Hindus: Hindu life, particularly among the high castes, is replete with celebrations of all kinds. There are holidays and other religious festivals and birthday anniversaries of gods and mythological heroes. There are other occasional ceremonies evoking special forms of worship and sacrificial offerings. They include ceremonies to obtain or to avert rain, hail-storms or floods and to prevent epidemics or cattle diseases etc. So also, there are many ceremonies and good works by which punya (spiritual merit) may be acquired such as performance of yatra, homa, Satyanarayan and Satyavinayak pujas, construction of temples, digging of wells and ranks, building and dedication of dharmashalas and annasatras, planting of mango-groves and so forth. There are also propitiatory ceremonies in which the aid of spirits is solicited for the successful performance of rites of marriage, birth and death.

Every year, a Hindu generally goes through a cycle of feasts and festivals known as the Gudhi Padva, Ram Navami, Hanuman Jayanti, Maha Ekadashi (Ashadhi and Kartiki), Gokulashtami, Pola, Ganesh Chaturthi, Gauripujana, Dasara, Divali and Holi.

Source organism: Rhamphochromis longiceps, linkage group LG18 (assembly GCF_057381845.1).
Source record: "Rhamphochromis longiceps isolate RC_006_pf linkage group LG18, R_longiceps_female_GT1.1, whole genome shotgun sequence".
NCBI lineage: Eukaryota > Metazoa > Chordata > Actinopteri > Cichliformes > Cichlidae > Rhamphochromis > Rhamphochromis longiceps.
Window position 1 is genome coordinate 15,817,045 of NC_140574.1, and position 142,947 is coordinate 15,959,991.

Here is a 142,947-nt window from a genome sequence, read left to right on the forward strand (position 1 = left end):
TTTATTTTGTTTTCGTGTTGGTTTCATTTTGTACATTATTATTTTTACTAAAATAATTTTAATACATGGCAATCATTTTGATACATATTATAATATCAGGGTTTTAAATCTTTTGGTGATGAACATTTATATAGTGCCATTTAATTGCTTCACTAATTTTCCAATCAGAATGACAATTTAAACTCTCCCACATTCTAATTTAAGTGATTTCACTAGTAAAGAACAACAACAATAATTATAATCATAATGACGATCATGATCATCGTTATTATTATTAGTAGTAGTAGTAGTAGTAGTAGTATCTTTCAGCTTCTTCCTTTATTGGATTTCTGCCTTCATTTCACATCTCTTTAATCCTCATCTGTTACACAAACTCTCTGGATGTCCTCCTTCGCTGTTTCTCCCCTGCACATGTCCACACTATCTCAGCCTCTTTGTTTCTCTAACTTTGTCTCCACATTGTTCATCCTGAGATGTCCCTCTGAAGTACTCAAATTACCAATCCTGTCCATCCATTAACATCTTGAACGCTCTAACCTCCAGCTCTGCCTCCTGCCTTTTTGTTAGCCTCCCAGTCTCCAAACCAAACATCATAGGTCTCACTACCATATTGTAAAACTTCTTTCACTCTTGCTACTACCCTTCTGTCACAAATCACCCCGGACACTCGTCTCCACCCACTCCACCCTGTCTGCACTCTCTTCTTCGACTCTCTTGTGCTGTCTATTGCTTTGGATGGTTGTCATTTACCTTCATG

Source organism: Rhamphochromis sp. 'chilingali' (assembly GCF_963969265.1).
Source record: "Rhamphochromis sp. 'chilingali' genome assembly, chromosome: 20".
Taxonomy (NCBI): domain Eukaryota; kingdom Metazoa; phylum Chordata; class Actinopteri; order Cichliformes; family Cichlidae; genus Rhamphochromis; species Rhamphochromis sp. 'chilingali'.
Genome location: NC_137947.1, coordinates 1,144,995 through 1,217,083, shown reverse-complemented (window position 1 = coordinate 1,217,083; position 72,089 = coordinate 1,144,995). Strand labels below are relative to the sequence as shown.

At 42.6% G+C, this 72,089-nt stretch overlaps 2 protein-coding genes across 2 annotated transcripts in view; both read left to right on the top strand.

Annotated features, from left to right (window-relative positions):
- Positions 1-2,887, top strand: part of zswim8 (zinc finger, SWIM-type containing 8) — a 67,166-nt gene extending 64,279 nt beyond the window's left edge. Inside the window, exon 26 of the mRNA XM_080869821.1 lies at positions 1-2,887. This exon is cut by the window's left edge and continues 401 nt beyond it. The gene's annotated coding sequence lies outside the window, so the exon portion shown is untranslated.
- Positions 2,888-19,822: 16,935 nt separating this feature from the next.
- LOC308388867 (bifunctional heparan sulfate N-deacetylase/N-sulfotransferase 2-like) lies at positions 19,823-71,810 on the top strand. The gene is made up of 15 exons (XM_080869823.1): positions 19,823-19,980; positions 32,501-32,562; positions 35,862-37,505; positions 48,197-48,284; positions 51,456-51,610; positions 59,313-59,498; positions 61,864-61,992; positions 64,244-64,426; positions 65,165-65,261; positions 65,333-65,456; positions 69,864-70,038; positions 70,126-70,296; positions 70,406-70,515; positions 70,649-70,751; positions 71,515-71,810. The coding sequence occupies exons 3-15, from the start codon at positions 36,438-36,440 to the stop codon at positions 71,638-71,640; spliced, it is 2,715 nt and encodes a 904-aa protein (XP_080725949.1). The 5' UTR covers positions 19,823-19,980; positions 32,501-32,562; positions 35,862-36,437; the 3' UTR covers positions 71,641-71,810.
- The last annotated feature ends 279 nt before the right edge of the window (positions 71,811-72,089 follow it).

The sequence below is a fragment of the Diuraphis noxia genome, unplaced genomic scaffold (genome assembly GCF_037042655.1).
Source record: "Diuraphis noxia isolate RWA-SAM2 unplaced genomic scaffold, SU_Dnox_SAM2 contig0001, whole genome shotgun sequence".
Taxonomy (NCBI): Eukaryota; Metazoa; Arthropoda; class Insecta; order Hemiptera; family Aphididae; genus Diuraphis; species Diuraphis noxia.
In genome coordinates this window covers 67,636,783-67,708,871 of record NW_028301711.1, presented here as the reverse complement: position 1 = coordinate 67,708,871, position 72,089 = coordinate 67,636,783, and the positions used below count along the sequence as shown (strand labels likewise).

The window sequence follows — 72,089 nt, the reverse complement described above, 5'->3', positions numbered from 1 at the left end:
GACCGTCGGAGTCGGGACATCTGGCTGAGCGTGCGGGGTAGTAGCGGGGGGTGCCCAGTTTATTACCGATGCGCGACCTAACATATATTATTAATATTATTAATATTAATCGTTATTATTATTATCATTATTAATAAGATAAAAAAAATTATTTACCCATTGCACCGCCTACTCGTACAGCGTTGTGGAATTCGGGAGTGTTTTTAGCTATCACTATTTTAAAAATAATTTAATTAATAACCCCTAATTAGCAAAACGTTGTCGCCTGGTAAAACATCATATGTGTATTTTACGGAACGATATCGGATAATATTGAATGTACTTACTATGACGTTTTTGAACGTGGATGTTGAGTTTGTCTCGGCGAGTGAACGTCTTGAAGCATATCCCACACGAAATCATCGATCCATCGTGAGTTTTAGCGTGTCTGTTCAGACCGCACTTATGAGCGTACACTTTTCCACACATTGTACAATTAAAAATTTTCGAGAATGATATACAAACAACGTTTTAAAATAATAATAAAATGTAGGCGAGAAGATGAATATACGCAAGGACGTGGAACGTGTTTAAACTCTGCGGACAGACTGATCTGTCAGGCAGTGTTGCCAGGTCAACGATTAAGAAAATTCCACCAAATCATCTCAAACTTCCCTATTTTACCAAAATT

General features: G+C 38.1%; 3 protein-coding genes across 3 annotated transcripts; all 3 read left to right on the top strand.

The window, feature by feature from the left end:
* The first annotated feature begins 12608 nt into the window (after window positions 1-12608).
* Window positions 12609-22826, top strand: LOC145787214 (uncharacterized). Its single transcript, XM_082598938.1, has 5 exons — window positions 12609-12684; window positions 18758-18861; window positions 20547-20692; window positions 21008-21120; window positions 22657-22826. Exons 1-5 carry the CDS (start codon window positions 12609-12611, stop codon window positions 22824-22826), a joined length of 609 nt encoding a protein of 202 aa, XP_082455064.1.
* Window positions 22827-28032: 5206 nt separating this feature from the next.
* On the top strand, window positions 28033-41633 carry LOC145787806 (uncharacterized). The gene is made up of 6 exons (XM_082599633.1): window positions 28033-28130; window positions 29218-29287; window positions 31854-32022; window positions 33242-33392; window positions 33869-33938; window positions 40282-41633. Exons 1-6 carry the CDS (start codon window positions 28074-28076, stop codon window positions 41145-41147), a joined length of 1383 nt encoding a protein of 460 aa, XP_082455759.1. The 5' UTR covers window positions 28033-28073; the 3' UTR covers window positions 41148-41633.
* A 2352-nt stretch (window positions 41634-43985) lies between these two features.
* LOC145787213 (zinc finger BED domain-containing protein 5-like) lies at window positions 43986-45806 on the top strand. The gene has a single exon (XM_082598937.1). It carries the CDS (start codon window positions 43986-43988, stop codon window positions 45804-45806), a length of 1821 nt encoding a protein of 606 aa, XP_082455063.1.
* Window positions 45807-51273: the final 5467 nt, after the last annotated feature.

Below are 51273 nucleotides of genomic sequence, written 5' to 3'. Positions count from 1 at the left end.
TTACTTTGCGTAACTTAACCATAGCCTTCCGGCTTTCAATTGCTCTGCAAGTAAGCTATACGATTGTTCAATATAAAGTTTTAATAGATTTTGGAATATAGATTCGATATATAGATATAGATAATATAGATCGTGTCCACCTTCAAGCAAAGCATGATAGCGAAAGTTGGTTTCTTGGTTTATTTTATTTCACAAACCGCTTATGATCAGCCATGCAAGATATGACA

A number of ceremonies of the nature of vratas (vows) and propitiatory worships mostly restricted to Brahman women occur throughout the year. In the month of Chaitra starting from the bright third and on a convenient day, suvasinis hold in their homes the ceremony of haladikunku. The full-moon day of Jyestha known as Vatapaurnima is observed by married women as a day of prayer so that the lives of their husbands may be prolonged; a banyan tree or its branches are worshipped and vayans (special offerings) are distributed among Brahmans and suvasinis. Some observe a vrata for three days during which they live on fruits, tubers and milk only. During Chaturmasa (four months of the rainy season) some women observe the sola somwar vrata (vow observed on sixteen successive Mondays) at the end of which they hold a grand worship of Shiva and Parvati and feast 17 dampatyas (couples). Similarly married girls vow to offer Shivamooth. (handful of corn) to God Shiva every Monday of Shravana. For the first five years, newly-married girls worship Mangalagauri every Tuesday in Shravana. The Fridays of the same month which go by the name of Sampad Shukravars (prosperous Fridays) are observed by women with a worship of Goddess Lakshmi drawn on a small earthen pot. On the third and fifth of bright Bhadrapada come Haratalika and Rishipanchami which arc observed as days of fast by Brahman women. The first is kept by married women and young girls in honour of Haratalika (Goddess Parvati) who is said to have successfully resisted her father's wish to marry her to God Vishnu and married God Shiva whom she loved. The second is observed by elderly women in honour of rishis (sages) to make amends for sins committed unconsciously. That day, they do not cat anything that is produced by the labour of cattle or any other animal but eat only hand-grown fruits and vegetables. Vasubaras is observed by some women; it falls on the 12th of Ashwin for the welfare of their children. The day previous to Sankranta in the month of Pausha is called Bhogi on which a special dish known as khichadi is offered to gods and eaten. On the Sankranta day, sugads (auspicious earthen pots) are presented to Brahmans and the following day known as Kinkranta is celebrated by newly-married girls with lutane, a free distribution to suvasinis of some useful article.